In the sequence: anukUlah, SatAvartah, padmI, and padmanibhekshaNah, SrI SAstri explains "anukUlah" as He who helps in reaching the goal (kUlam means the shore, and anukUah is One who takes us to the shore). SatAvartah means One who repeatedly appears. SrI SAstri points out that it is much more enjoyable to see this nAma in the context of the previous nAma, and interpret "SatAvartah" as suggesting that He appears repeatedly and keeps offering help repeatedly, to ensure that His devotee reaches the shore for sure. He then proceeds to interpret padmI as referring to Him who has a lotus in His hand to signify His easy accessibility when He offers this help to His devotee. padma-nibhekshaNah is interpreted as indicating that He has eyes which resemble the pleasant lotus flowers, re-assuring the devotee that He is there to help them. Thus the interpretations of the four nAma-s are inter-related to each other, and they all reinforce the idea that bhagavAn is intensely interested in helping His devotee, and manifests this interest in various ways.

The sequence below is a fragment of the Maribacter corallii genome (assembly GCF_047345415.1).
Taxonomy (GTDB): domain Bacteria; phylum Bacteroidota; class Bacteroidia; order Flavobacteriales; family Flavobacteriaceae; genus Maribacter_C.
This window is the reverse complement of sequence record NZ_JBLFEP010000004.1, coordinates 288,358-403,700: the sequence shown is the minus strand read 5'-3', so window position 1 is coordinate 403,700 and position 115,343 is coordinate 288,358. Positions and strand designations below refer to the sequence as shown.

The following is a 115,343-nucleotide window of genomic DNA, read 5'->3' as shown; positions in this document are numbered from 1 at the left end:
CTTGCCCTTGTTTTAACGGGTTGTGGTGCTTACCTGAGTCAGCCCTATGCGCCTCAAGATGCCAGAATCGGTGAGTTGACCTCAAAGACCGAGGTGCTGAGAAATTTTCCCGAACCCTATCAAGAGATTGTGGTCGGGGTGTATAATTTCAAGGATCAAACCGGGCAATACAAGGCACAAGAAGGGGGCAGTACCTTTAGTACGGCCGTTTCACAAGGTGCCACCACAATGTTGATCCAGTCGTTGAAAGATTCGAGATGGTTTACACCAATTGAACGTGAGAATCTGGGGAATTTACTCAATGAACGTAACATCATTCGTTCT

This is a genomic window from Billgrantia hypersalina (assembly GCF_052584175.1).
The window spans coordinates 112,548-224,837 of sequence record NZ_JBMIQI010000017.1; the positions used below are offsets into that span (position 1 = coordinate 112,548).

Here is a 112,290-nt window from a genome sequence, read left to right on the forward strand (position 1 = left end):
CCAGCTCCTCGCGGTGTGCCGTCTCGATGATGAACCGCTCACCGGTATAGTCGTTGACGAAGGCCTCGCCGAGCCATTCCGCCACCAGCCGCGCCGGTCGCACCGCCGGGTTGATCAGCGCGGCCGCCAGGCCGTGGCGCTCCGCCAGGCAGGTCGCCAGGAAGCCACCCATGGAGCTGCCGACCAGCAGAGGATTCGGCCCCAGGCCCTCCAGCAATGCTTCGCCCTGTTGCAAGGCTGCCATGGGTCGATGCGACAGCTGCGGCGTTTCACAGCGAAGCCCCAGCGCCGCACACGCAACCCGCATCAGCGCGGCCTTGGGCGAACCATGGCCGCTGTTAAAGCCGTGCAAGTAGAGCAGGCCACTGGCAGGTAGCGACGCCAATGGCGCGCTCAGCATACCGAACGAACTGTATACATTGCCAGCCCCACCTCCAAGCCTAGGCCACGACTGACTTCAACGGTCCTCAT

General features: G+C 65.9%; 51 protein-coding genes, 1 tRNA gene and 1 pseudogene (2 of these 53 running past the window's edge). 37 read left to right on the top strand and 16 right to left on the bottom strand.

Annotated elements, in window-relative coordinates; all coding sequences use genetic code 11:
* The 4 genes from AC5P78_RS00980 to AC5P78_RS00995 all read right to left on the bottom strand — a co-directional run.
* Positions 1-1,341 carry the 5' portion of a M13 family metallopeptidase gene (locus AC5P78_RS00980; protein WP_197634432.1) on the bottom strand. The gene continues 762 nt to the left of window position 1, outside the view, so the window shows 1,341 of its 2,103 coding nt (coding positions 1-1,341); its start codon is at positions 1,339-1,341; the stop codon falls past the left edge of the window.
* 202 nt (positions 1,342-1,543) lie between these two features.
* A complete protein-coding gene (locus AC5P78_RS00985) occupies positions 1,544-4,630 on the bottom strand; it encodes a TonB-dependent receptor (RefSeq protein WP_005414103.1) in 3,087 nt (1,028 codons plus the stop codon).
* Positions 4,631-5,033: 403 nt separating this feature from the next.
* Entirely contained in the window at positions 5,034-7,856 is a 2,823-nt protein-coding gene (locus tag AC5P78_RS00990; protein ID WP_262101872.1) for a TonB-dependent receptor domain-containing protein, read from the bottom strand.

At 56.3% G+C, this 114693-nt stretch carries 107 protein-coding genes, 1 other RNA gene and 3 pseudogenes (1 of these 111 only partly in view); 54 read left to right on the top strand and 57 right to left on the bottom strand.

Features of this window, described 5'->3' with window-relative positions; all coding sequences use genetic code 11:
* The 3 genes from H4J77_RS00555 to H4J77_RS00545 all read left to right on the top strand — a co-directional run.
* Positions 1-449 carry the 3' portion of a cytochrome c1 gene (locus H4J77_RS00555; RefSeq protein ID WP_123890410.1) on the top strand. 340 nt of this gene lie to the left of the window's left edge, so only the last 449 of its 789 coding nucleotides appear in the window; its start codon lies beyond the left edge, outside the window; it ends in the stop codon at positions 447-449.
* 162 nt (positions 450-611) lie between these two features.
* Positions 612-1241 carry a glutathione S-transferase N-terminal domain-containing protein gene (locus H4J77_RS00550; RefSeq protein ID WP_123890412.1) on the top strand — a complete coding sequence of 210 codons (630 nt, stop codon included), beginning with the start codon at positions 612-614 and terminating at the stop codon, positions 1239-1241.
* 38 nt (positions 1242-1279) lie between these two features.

Even though this example is SrI SAstri's own and is not drawn from SrI BhaTTar's vyAkhyAnam, nonetheless it is an excellent illustration of the additional bhagavad guNAnubhavam that one derives when the nAma-s are interpreted in the context of each other in some cases, rather than as standalone nAma-s.

The Benefit to Us: